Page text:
Key Disaster Survival Elements
Key Elements of Survival--Food and Water
To add to these startling disaster factoid statistics on the previous page, grocery stores in the U.S. typically have only
3 days of food
available at any point in time. (Food stores in less advanced economies have even less available food).
So, by the time these minimally prepared families with only 3 days of food and water run out of supplies,
so will their food stores! What then? These families will be no better off than the rest of the population!
It appears, that the concept of "just-in-time" inventory management that is popular today to save storage and
inventory costs will ultimately compromise any community involved in a disaster situation. The concept is a
two-edged sword! And finally, consider that nearly half of the food in grocery stores is highly dependent on
refrigeration! If a disaster disrupts the electricity for more than a few days, meat and frozen foods will be lost,
further reducing community supplies.
Just think--if the Red Cross survey mentioned above included the Mormons, Amish, and Mennonites, then the bulk
of the 7% considered prepared with at least a 3 day supply of provisions would represent an even larger percentage
of Americans not prepared! It would probably be more like 98% that would be found lacking
The Amish, in particular, are probably the most self-sufficient of any class of Americans. Their culture and religion
forbids them from utilizing modern day
inventions and energy sources. The grow food the old fashioned way--they use plows and horses. They store up their food
for future consumption and sell the surplus to the public. Their food is organic and far healthier than the general
population. A lot of Mormon families have farms and ranches but do rely on modern conveniences and energy sources.
Plus, they do have a religious mandate from their church to stock for one year of food and water.
Then there is the issue of a much more critical resource--quality drinking water. Potable water, even in the most
advanced nations, is becoming a major problem. Some experts predict that wars will be fought of water in the not too
distant future. Availability and access affect more than half of the world's population by land mass and those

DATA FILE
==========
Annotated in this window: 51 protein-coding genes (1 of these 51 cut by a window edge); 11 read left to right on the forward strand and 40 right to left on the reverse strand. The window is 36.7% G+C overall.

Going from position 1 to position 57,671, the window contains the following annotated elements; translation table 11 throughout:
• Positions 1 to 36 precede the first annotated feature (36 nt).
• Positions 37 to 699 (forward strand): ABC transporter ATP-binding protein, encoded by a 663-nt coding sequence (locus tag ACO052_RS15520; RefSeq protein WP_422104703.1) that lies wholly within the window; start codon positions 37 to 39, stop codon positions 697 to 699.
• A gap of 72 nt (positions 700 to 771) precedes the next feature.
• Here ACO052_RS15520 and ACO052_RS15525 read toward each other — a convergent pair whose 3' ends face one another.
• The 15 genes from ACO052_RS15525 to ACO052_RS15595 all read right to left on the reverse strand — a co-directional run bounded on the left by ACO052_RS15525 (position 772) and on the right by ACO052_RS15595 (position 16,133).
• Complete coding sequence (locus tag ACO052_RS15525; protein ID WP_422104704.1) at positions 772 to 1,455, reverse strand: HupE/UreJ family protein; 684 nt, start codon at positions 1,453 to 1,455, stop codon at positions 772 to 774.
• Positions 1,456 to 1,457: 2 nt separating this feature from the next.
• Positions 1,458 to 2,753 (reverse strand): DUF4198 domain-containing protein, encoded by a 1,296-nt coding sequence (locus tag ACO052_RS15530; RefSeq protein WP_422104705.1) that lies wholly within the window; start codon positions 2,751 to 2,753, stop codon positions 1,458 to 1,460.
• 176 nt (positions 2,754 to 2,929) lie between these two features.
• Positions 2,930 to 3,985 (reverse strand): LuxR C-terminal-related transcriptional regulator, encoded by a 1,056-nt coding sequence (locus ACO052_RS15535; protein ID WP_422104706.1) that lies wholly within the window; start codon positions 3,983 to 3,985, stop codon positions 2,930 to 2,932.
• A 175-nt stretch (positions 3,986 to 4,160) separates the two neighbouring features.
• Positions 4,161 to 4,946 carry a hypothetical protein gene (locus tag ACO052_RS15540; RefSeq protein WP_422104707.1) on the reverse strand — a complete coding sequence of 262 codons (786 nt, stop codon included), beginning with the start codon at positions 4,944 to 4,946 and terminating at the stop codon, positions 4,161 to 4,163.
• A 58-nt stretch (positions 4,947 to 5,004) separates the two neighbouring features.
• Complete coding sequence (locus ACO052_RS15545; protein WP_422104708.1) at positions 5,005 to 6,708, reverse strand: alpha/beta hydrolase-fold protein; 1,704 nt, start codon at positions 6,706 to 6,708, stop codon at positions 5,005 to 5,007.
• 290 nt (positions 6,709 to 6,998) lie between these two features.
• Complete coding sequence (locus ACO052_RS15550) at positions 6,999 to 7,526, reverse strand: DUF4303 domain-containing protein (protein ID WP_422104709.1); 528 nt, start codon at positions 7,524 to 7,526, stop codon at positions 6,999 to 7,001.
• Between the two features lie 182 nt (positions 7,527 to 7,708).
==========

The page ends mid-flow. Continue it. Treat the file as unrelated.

available sources in large metropolitan areas have many infrastructure inter-dependencies.
A failure in any type of water system for a community would create an intense and life-threatening situation overnight.
Water is essential for life in any community and in third world countries it becomes enormously problematic. A recent
report discusses the falling water tables in the aquifers of many areas of the central U.S. farmlands like Kansas and
across the Midwest. Without this ground water to irrigate crops, food production will become greatly constrained.
What's your situation with regard to food and water?
Survival Windows and Strategies for Dealing with Food and Water Deprivation
Keep in mind, that the average person can live without food for up to 8 weeks maximum IF they are:
- Reasonably inactive during this period
- Are in fairly good physical condition
- Have plenty of water to drink
- Have some fat stores within their body to rely upon
- Have ideal environmental conditions-not too hot or too cold
- Have no traumatic conditions to deal with.
Exceptions do exist in history. It's been recorded that Jesus Christ and Moses accomplished 40 day food fasts.
Gandhi went 21 days without food. One Irish IRA prisoner lived for 71 days before he died of starvation
from his self-imposed, protest hunger fast. But, in all of these cases, physical activity was VERY limited
which would not be the case in most survival scenarios.
However, water deprivation is another story. Again, under ideal conditions of moderate environmental temperature
and a person that is in reasonable physical shape with minimum activity, could expect to live 3-5 days without water or water
based liquids. Some people in excellent shape could manage to stay alive another 1-2 days longer but that's about
it according to forensic doctors. Again, within 2-3 days most every person suffering such dehydration would not
be capable of managing survival conditions. (Many people on their deathbed or in a comatose state can live up to